Third, focus on the criteria bucket. What do you really need in a home? How long do you plan on living there? What do you want your life to be like during that time period and how will your new home influence this life?
Remember, you should have gone through each of these and “filled” each bucket up.
Alignment = The Perfect Home for You and Your Budget
Next, you need to make sure that there is alignment between each of the three buckets so they don’t spill over into “no-house land.”
For example—if you won’t compromise on location and can’t change your budget, then you must focus on the “criteria” bucket.
That means, you might want to consider a fixer upper or a two bedroom plus a basement instead of three bedrooms on the same level. That way you can still have the location and budget that you want most.
Can you see how you need to make adjustments and that each “bucket” influences the others?
Approaching your home search in this very organized and methodical way may sound silly or boring, but it works. It’s absolutely normal to have this give and take, and you’ll be in your new “home sweet home” in no time!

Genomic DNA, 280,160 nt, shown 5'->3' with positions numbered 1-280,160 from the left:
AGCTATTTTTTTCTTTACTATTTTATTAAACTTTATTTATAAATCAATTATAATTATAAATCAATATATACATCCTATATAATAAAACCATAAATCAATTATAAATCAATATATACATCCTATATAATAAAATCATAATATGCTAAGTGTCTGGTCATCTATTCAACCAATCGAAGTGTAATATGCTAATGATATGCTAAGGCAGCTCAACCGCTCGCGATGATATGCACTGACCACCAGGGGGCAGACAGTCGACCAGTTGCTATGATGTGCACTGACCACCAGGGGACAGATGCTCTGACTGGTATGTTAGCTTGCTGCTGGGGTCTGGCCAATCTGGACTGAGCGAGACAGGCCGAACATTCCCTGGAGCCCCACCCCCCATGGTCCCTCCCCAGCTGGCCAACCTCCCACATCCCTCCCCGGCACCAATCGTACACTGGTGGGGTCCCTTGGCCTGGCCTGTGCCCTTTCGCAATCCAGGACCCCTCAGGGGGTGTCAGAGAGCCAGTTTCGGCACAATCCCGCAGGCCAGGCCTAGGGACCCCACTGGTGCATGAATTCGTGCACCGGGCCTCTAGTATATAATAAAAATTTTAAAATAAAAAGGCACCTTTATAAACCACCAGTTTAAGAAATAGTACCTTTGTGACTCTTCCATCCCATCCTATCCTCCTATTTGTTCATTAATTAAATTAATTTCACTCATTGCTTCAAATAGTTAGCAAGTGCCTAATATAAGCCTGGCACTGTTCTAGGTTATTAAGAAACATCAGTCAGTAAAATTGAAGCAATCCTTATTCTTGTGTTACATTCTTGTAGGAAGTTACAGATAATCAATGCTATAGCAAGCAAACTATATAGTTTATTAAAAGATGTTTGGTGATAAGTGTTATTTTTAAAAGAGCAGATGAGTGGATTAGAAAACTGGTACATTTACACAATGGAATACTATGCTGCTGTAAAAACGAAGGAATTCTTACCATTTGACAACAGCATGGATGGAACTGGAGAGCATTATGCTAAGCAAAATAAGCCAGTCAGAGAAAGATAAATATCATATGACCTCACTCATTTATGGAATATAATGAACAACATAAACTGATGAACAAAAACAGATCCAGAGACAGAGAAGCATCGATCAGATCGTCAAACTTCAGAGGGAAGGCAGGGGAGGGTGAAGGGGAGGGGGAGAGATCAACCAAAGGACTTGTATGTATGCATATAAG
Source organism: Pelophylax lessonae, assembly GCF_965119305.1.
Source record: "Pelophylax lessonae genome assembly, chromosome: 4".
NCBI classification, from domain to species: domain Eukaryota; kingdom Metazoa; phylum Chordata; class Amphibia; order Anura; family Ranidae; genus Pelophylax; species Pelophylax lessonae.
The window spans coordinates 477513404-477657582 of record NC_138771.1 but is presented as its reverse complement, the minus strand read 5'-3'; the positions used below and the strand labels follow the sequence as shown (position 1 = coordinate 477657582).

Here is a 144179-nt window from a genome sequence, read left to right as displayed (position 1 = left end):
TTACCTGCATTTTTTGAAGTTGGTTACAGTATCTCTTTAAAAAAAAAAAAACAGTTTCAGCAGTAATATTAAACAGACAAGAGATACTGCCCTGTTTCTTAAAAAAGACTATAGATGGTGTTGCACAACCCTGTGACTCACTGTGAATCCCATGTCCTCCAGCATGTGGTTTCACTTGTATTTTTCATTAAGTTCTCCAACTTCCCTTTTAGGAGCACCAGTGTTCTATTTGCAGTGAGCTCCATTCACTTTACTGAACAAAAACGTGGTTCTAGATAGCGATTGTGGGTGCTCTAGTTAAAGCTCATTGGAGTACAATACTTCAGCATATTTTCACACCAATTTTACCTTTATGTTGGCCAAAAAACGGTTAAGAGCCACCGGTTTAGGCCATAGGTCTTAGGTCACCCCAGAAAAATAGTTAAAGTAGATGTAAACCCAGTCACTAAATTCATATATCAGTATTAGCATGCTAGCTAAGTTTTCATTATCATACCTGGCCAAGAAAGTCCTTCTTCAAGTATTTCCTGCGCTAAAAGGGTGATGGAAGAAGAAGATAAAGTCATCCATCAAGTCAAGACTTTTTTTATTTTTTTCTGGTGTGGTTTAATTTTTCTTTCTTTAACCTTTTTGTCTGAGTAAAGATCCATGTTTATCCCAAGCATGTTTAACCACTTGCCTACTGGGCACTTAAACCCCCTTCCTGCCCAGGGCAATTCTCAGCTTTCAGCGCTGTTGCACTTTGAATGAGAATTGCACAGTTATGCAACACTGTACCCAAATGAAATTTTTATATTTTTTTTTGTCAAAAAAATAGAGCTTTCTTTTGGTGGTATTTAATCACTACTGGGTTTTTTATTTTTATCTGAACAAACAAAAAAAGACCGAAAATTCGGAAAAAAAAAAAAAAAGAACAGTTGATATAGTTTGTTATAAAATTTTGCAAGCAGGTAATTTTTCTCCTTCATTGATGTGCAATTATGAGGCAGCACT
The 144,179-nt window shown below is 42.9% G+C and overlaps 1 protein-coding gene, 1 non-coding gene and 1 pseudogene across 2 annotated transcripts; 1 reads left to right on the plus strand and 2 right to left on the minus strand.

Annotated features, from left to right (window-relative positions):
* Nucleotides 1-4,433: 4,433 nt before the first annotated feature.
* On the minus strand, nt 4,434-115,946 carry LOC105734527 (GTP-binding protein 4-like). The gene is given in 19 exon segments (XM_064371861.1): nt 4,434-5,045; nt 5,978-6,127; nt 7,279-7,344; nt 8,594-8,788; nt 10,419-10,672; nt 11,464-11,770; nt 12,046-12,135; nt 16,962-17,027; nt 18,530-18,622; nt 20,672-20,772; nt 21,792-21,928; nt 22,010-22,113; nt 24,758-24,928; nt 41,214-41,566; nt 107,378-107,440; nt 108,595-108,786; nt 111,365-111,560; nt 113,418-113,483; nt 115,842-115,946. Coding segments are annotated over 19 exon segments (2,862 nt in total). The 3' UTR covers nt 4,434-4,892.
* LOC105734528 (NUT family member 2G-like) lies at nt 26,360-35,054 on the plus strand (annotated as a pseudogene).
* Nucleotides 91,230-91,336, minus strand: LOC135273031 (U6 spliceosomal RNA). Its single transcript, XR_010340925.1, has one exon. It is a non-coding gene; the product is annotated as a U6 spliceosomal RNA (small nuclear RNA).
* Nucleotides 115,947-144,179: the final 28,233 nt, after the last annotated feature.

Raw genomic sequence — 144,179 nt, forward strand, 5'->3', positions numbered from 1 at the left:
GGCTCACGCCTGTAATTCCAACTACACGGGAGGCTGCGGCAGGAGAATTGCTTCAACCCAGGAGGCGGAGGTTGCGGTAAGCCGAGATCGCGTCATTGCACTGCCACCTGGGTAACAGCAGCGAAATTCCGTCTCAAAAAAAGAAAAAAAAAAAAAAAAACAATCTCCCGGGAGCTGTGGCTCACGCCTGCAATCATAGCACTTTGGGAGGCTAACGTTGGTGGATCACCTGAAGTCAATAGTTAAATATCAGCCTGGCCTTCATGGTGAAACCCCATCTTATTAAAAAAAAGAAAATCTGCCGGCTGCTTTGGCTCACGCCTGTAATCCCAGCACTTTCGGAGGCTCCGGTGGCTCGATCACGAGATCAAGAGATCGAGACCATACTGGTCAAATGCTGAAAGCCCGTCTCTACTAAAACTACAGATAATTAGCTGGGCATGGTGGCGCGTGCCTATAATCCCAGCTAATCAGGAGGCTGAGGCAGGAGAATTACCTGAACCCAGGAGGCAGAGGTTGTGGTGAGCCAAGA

Still Feeling Frustrated?
If you ever feel like giving up or are frustrated by the entire home-buying process, don’t forget to think about your home search in this way … three buckets that need to be aligned or balanced on a scale.
Still feeling stuck? Ask yourself what you can let go of. Do you really have to have every single thing on your list in this first home?
And, if you are still running into trouble, ask yourself how long you’ll be living in this first home. That can add some clarity to what you put in each bucket. For example, it will help define what you really need in this first home in terms of criteria and location, and what can wait for when it’s time to move on up to the next home.
Knowing the timeline of how long you want to live in your first home can often help you decide whether or not schools are a factor. That’s a topic that will be covered next week. Stay tuned!
You’ve learned how to put it all together by aligning three very important “buckets.” Now you can start house hunting for a home that is perfect for you and for your budget.
We’re not done yet with this series though. Next up, What YOU Need to Know When Buying for Schools — this is something every buyer should take into account whether they have kids or not!